Obesity is known to be linked to infertility, probably because obesity causes ill health such as raised cholesterol, metabolic syndrome, chronic inflammation and raised levels of the hormone leptin. 

It is also linked to type-2 diabetes, which increases the risk of erectile dysfunction. 

In a recent 2022 study, men who lost a large amount of weight were found to have a 40 per cent improvement in their sperm count.  


Medical studies show how important a healthy diet is for good sperm production. 

A diet such as the Mediterranean Diet contains large quantities of fresh fruit and vegetables, plus healthy unsaturated fats such as olive oil, lean meat, fish and seafood, plus whole grains, nuts and seeds. 

A Mediterranean diet has been linked to boosting health sperm production. Try fish and lean meats plus nuts and seeds  


Zinc is now recognised by fertility specialists as a key trace element, important for optimal reproductive function.

Within the testes, the local zinc concentration is closely correlated with the sperm morphology (appearance), concentration and overall sperm quality. 

It is vital for capacitation – the process sperm must undertake in order to fertilise the female egg, and the acrosome reaction, which is when the outer membrane of the sperm fuses with the outer membrane of the egg. 

Dr Deborah Lee from Dr Fox Online Pharmacy shared her tips on how to boost a man’s chance of having a child

Zinc also has an anti-inflammatory role and helps protect the sperm from the toxic effects of cigarette smoke. 

Foods high in zinc include oysters, crab, lobster, pumpkin seeds, cheese, almonds, beans, nuts, chickpeas and muesli.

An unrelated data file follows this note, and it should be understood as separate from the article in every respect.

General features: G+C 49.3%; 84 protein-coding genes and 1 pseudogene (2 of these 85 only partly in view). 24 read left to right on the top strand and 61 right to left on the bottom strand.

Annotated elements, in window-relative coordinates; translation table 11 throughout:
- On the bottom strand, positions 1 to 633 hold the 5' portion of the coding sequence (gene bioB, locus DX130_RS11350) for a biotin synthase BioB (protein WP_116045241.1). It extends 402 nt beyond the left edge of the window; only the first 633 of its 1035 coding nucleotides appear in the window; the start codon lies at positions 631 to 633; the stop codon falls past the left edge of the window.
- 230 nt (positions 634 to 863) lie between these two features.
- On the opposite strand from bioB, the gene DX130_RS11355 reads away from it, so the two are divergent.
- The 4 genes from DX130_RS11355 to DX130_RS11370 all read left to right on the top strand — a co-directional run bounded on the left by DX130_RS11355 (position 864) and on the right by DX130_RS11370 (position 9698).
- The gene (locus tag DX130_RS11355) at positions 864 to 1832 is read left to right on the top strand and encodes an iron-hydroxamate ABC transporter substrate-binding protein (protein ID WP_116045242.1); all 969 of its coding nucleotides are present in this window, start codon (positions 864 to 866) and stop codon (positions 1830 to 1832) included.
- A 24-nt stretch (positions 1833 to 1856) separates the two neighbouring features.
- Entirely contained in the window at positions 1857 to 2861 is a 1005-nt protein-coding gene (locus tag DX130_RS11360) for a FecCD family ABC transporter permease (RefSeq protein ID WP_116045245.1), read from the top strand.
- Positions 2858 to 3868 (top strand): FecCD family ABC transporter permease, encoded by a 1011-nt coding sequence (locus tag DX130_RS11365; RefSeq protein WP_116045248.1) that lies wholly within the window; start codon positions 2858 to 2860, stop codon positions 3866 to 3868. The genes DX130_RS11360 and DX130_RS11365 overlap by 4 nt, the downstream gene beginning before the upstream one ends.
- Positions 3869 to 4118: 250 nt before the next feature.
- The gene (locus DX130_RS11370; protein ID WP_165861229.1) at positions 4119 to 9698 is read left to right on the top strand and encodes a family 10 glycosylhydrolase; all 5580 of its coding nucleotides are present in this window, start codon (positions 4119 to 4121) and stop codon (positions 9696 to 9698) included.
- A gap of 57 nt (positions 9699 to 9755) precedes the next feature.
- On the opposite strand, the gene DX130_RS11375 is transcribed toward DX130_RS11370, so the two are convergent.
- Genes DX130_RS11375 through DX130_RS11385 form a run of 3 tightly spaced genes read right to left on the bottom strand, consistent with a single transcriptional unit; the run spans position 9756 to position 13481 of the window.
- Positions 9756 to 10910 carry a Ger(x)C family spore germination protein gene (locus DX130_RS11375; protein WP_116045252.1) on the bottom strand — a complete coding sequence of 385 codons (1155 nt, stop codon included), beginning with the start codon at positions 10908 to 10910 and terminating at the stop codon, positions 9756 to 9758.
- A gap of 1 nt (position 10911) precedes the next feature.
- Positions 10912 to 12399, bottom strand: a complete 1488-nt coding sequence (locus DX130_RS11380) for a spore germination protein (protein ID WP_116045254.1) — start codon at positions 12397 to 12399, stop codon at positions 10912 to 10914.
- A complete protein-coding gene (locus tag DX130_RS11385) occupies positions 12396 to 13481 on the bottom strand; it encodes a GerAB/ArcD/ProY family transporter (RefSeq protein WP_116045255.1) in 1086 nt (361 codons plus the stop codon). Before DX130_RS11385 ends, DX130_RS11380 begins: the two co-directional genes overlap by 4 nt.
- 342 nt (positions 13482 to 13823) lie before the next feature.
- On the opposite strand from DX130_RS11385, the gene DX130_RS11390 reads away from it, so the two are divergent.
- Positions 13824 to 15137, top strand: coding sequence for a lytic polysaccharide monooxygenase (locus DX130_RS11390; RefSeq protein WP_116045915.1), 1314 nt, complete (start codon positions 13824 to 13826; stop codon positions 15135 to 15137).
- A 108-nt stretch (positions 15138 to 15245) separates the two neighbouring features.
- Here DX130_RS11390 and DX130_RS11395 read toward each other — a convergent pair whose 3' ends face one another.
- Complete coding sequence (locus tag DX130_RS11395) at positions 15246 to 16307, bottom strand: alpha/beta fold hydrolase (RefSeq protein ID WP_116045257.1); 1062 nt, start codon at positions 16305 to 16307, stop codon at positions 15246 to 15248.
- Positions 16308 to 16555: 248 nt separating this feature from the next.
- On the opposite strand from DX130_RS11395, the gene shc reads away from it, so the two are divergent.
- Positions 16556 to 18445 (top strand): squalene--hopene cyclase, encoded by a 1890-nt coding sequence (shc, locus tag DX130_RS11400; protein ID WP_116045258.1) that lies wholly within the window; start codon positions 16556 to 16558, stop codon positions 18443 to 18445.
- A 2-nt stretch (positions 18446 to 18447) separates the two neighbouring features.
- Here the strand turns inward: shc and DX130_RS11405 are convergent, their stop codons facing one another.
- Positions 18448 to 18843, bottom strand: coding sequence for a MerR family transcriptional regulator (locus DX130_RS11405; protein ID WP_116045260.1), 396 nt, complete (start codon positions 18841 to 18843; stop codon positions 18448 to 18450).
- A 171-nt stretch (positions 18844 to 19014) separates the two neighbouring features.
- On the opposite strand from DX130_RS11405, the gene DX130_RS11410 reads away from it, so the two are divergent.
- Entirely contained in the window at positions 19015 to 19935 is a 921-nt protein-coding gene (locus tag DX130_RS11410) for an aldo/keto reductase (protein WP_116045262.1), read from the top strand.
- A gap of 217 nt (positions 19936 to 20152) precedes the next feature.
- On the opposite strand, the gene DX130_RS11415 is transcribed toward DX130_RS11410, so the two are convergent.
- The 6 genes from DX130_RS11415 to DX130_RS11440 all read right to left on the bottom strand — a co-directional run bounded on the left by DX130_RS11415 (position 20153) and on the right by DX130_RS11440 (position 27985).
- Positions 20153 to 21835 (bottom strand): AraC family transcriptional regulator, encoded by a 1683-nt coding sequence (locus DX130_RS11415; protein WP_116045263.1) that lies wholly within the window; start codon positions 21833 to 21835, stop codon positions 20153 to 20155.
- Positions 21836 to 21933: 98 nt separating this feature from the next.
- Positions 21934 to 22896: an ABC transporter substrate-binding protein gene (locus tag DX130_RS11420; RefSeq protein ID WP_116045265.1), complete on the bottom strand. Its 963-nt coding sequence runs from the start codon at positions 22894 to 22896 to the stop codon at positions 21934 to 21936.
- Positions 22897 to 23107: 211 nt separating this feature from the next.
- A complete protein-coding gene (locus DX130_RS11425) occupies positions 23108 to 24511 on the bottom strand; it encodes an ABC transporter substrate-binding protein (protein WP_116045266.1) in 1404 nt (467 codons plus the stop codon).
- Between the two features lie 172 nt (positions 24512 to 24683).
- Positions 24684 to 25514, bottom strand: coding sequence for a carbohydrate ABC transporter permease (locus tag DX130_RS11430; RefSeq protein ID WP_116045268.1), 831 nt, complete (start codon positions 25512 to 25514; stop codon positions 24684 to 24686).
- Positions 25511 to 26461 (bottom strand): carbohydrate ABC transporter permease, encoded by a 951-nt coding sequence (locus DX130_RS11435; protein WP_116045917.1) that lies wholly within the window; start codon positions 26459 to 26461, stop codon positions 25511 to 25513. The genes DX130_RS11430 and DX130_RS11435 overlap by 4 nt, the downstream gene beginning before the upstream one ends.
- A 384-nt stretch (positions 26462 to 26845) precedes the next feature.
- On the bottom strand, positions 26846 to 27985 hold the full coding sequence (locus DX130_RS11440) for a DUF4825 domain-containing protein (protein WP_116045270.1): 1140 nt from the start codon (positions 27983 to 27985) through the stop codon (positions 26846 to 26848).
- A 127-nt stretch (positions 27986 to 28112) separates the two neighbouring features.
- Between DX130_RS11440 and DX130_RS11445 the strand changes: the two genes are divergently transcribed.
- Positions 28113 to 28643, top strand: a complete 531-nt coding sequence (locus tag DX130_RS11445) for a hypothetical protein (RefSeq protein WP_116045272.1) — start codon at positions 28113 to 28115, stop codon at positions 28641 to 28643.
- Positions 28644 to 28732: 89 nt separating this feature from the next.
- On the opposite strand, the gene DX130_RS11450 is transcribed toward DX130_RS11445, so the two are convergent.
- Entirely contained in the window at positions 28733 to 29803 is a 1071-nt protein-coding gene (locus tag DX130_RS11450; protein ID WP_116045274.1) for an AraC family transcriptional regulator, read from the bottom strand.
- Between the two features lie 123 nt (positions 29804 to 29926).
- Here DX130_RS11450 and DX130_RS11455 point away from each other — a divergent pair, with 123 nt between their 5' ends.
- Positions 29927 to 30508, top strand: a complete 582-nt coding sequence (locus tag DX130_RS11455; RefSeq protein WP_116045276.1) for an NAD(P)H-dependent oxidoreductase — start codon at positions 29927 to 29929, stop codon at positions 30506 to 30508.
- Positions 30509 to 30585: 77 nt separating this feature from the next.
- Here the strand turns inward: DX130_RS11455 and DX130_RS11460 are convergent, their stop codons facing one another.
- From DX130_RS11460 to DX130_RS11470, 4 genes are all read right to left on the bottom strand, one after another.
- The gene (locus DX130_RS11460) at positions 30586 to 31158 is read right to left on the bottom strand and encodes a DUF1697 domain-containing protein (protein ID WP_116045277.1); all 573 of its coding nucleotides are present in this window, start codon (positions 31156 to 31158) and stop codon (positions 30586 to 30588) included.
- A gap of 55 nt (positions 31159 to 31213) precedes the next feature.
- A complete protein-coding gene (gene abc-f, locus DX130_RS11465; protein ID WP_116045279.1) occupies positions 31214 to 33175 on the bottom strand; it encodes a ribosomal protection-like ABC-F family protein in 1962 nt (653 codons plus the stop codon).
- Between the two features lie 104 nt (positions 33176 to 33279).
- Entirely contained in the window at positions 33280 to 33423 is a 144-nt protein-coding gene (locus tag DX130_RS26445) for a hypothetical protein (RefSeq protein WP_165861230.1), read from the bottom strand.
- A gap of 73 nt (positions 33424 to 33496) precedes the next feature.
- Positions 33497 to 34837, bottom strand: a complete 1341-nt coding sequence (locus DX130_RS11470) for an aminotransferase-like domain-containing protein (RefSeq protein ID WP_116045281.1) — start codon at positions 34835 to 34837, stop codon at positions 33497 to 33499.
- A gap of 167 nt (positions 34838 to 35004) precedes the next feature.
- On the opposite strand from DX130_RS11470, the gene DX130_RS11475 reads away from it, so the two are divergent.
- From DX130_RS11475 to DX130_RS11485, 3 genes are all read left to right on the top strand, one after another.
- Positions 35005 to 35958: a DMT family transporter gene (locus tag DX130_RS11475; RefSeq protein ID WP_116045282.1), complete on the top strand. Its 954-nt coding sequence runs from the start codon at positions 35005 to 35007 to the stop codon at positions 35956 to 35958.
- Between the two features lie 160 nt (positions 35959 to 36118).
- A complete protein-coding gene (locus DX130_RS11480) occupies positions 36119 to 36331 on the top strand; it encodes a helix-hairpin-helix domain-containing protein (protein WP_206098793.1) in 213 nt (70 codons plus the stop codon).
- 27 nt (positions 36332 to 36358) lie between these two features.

Or the recommended dose for zinc supplements is 25mg per day. 


Research suggests that chronic inflammation may underlie male infertility. 

In one small 2006 trial, 13 infertile men with a low sperm count and low sperm motility, took 1000 mg a day of vitamin C for two months. 

This resulted in a significant increase in sperm count and motility. 

In other studies, vitamin C has been shown to reduce the percentage of abnormally-formed sperm. 

Vitamin C is a known anti-inflammatory and found in fruit and vegetables such as citrus fruits, peppers, strawberries, broccoli, sprouts, cauliflower and white potatoes. 

Vitamin C supplements can be purchased with the recommended dose being 1000 mg per day. 


The link between vitamin D levels and male fertility is still not well understood.

However, pregnancy outcomes are improved when men have had normal vitamin D levels. 

Vitamin D has a wide range of activity and may have a role in the testicular production of male hormones, as well as in improving sperm motility. 

The British Fertility Society support the NHS recommendations that all UK adults, men and women, should take a 10 mcg(400 IU) vitamin D supplement every day. 

It’s a big no to budgie smugglers: Some men may like wearing tight underpants, but they are not good for sperm, which need to be kept cool  (stock image)


And what NOT to do if you want to boost your sperm count…


Take note that some sports can be deleterious for sperm. For example, cycling, where tight clothes, heat and the trauma from the saddle can lower the sperm count. Running too has been shown to negatively affect the sperm count.